The blank sheet of paper is an open invitation to hold a conversation with someone else which, to begin with, is very reassuring in its one-sidedness and, since we have no one there to contradict, to correct, to advise or push us, we can be so much freer with our thoughts, allowing them to just run in whichever direction the pleasure takes us without fear of making a mistake and being stopped in our tracks by someone who is physically there. I also believe that writing letters, sending our thoughts, hopes, joys as much as our setbacks, out into the world, is a far better idea than keeping a diary, although I do that too. Once a letter is written, it is gone. We’ve given our thoughts out and let them fly away. With a diary, a daily journal, those thoughts are still there, right at our fingertips, to oppress or remind us of what might have been all the hopes we had which, with the passage of time, have not borne fruit. Although my diary is different, of course (as every diarist will tell you).
So, to complete my own profile: I am older than you are and have children. I have travelled, as you have, and lived as some have not. We share an interest in reading and, I hope, a curiosity for life. The interests we have are not dumbed down or destroyed by circumstances, since we see a way ahead worth following, as much as a way behind us which we can regard, learn from, revisit or abandon. I have a love of books and, not yet mentioned, antique photography as well as letter writing, and apply myself with dedication to the many things in life which present themselves, are worthwhile and enjoyable. My letters tend to be fairly involved, and rarely follow the path one might imagine from the first few words, but meander through ideas as life does itself. Sometimes I quote from things I have read, anything which seems relevant, and often I base an entire letter on an idea from a book, from a single paragraph within a text, or on a subject or idea raised by someone else in their letters to me. I am open to many new and old ideas, and value the input from others as much as their experiences and insight, learning as I go on and, hopefully, sharing some of my own experiences in an interesting manner with those who correspond, who are prepared to take a little time out of their own lives to put pen to paper. And I am exceptionally patient: not everyone can just drop whatever they are doing and pen a reply; not everyone can throw three thousand words down on paper without a second thought; letter writing is not a natural thing for many, it takes time.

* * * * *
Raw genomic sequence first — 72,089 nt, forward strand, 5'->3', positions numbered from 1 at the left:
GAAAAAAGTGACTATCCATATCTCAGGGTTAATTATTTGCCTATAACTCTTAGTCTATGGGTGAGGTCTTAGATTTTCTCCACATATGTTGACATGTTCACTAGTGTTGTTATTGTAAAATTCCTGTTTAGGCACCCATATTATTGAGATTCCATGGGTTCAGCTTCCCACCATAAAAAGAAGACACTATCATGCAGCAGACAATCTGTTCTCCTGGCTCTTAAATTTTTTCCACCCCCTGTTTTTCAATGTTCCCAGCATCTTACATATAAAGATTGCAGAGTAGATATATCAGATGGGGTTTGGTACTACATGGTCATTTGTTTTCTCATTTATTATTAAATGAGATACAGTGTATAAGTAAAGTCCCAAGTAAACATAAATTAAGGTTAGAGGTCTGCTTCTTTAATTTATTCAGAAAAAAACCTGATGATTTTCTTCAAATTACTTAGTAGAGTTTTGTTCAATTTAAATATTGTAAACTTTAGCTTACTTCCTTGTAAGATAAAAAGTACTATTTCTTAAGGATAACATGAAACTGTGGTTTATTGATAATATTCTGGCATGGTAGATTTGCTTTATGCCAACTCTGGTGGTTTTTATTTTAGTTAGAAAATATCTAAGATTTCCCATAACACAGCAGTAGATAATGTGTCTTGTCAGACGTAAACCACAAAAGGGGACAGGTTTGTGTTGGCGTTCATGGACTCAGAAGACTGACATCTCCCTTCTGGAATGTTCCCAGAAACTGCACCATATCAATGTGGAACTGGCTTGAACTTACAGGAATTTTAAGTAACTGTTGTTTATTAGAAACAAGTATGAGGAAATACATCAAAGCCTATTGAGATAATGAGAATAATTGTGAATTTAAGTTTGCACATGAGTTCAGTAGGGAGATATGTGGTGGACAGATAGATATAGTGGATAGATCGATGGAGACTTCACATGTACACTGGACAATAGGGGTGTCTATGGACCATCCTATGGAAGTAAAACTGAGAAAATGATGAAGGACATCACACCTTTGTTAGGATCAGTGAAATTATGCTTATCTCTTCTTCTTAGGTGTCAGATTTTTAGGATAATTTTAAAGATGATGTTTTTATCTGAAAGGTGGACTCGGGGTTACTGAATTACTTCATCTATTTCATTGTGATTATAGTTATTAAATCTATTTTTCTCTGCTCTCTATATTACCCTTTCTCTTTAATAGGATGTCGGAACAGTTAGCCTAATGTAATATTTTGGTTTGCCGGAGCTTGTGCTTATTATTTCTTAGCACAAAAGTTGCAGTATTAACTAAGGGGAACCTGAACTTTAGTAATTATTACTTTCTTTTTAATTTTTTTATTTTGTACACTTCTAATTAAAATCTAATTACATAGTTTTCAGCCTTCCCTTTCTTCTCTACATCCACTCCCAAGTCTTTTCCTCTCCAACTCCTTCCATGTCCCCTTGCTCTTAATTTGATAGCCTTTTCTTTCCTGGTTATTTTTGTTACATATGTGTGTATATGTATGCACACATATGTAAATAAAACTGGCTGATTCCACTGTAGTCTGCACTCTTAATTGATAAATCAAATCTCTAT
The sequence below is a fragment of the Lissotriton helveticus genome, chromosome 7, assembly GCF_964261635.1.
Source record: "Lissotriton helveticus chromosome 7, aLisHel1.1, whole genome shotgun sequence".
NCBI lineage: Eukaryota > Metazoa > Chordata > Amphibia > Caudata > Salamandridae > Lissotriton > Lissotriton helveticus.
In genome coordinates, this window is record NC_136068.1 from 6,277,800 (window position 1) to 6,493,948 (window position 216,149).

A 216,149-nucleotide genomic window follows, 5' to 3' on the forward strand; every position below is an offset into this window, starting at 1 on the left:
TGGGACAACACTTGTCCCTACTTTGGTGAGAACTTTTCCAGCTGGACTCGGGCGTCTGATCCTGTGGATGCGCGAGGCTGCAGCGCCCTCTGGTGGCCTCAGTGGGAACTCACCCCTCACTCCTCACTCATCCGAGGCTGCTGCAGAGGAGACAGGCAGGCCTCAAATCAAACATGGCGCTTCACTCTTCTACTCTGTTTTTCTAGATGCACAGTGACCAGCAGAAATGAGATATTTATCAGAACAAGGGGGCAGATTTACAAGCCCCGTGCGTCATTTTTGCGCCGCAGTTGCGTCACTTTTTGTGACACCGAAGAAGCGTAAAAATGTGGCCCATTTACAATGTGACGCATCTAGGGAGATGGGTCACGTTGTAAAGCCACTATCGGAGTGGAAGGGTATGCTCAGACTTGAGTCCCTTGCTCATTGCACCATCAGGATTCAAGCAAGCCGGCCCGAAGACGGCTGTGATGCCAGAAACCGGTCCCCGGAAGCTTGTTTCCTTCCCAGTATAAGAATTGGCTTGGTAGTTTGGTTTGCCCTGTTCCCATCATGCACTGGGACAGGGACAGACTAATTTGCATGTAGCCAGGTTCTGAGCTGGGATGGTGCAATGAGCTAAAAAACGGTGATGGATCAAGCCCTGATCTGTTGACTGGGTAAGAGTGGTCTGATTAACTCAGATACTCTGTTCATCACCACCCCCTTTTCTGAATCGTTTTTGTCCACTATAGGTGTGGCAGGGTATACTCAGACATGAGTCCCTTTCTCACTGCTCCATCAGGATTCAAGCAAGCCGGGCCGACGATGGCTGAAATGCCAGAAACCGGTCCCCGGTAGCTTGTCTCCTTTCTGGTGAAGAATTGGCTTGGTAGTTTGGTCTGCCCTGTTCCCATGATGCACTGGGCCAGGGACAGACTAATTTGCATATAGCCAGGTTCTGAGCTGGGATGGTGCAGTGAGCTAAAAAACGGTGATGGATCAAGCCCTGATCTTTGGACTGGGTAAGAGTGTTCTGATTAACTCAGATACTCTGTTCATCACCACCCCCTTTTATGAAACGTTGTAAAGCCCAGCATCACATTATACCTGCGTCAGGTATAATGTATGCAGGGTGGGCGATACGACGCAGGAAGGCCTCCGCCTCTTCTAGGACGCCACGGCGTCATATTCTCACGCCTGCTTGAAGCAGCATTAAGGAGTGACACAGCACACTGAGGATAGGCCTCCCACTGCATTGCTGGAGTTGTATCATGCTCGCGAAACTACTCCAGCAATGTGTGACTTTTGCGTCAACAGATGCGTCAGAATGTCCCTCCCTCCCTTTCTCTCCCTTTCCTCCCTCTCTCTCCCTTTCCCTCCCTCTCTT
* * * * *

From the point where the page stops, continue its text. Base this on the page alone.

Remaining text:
And even so. Then I have to throw the final comment from your profile back towards you – ball in your court, as they say – and see whether you find me worthy of a reply, and the dangers of a longer correspondence from now and beyond, into the days when the gates have been opened, and the walls no longer enclose.